The Doucette Library has been abuzz with many students coming in for instruction about interdisciplinary learning and indigenous resources.

My partner in crime, Tammy Flanders, mentioned the other day how difficult it is to get any of these students to “play” with the resources.  Of course, the Doucette Library is not only books but also a variety of kits to inspire pre-service teachers to take some hands-on learning into the classroom.

Puppets, circuitry kits, skulls, cells, math manipulatives, games and building materials all have a place on the shelf but even when they are unwrapped and put out purposely for play, even then, students have a hard time picking them up and playing.

What is stopping them from playing?  I’m not sure.  We have played with a good many items as they come across our desks but, indeed, we also read a considerable number of picture books.  In the same way that I feel that you should always read picture books, no matter your age, I also believe that some play every day can be great for your health.

Given the opportunity to play in the library, I would encourage students to take us up on the chance to leave the world behind and play for some of the time.  It may re-ignite that passion you had for learning when you were in school and give you a glimpse of how your students will feel when you are teaching and learning with them.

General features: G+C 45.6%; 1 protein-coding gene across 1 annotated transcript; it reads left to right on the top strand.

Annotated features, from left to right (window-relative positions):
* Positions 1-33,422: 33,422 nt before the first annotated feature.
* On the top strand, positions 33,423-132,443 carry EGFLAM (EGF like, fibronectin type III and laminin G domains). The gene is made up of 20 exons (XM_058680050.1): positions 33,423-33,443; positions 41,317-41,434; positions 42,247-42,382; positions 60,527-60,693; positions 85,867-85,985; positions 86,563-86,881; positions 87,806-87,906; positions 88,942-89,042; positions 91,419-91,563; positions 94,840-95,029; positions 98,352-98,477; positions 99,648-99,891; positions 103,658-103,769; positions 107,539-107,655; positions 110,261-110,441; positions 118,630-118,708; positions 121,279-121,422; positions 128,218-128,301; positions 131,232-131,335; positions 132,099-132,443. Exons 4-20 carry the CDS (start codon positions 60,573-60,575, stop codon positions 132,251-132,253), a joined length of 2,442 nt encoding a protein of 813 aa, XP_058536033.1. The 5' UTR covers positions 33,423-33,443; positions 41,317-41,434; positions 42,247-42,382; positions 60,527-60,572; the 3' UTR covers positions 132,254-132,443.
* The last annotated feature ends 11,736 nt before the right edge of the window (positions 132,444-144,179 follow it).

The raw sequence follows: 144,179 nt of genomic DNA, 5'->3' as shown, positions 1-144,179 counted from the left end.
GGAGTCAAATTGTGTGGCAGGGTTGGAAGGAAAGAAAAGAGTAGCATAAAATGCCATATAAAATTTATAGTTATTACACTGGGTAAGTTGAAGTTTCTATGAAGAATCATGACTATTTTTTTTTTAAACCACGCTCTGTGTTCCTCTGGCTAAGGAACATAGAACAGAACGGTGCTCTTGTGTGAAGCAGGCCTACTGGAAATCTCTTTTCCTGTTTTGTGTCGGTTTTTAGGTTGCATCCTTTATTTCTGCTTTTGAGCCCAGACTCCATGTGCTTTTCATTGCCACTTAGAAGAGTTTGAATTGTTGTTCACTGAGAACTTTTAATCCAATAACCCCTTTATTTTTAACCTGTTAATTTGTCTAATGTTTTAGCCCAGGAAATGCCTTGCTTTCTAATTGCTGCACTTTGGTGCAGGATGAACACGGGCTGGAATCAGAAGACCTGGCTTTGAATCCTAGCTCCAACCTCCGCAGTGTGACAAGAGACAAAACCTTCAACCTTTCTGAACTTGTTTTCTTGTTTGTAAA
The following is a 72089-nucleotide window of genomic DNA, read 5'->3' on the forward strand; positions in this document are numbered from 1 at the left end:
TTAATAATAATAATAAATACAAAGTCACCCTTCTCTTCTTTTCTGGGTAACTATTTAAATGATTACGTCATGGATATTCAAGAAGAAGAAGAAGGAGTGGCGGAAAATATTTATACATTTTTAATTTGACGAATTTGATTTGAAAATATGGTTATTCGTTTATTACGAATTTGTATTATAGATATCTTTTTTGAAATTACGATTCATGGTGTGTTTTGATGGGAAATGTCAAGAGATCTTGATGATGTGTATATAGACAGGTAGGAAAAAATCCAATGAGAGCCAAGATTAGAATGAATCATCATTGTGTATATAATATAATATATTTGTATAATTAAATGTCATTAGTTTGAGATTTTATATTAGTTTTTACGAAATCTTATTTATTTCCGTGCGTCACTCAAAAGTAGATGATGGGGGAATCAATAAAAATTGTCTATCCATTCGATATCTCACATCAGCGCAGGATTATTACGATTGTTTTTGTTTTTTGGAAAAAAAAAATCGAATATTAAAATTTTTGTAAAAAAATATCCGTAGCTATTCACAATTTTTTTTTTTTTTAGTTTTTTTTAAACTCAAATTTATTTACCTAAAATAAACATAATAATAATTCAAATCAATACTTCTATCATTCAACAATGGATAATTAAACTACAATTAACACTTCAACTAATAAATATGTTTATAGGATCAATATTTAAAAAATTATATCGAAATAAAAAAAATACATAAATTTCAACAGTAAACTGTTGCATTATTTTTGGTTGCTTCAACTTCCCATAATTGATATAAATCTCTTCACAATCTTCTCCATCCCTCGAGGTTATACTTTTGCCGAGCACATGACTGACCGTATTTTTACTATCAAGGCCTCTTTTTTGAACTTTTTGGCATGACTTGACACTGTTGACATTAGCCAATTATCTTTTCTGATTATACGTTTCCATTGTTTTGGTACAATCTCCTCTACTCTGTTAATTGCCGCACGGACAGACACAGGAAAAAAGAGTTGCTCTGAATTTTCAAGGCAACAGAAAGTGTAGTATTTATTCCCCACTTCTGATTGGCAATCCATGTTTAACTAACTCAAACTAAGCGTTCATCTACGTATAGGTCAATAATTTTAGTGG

Drop in.  Come play.  It is an open invitation.

Naming Names for Makerspaces

There are many, many kits advertised for a makerspace area.  Although we don’t have our “space” yet, we are moving forward to equip the library with some of these kits to heighten awareness of hands-on STEM teaching.  Our initial purchase of LEGO Mindstorms kits have been used twice in classroom wide teaching and in workshops throughout this year.

It’s a great start but there are loads of other kits out there.  The Littlebits kits seem to target the younger classes, perhaps grades two to six, teaching foundation concepts of circuits.  I think these sets, especially with the Arduino Coding Package, would be a great place to start for an elementary school.

For the more advanced students in middle and high school, I think that an arduino computer with some additions would be a great start.  Starter kits are also a great way to go since project instructions and accessories are included. Arduino and Raspberry Pi seem to be competing for the school maker market.

The sky is the limit in terms of technology and programming but a makerspace can include less pricey options.  In my next blog post, I’ll look at some non-technical materials that can be included.raspberrypi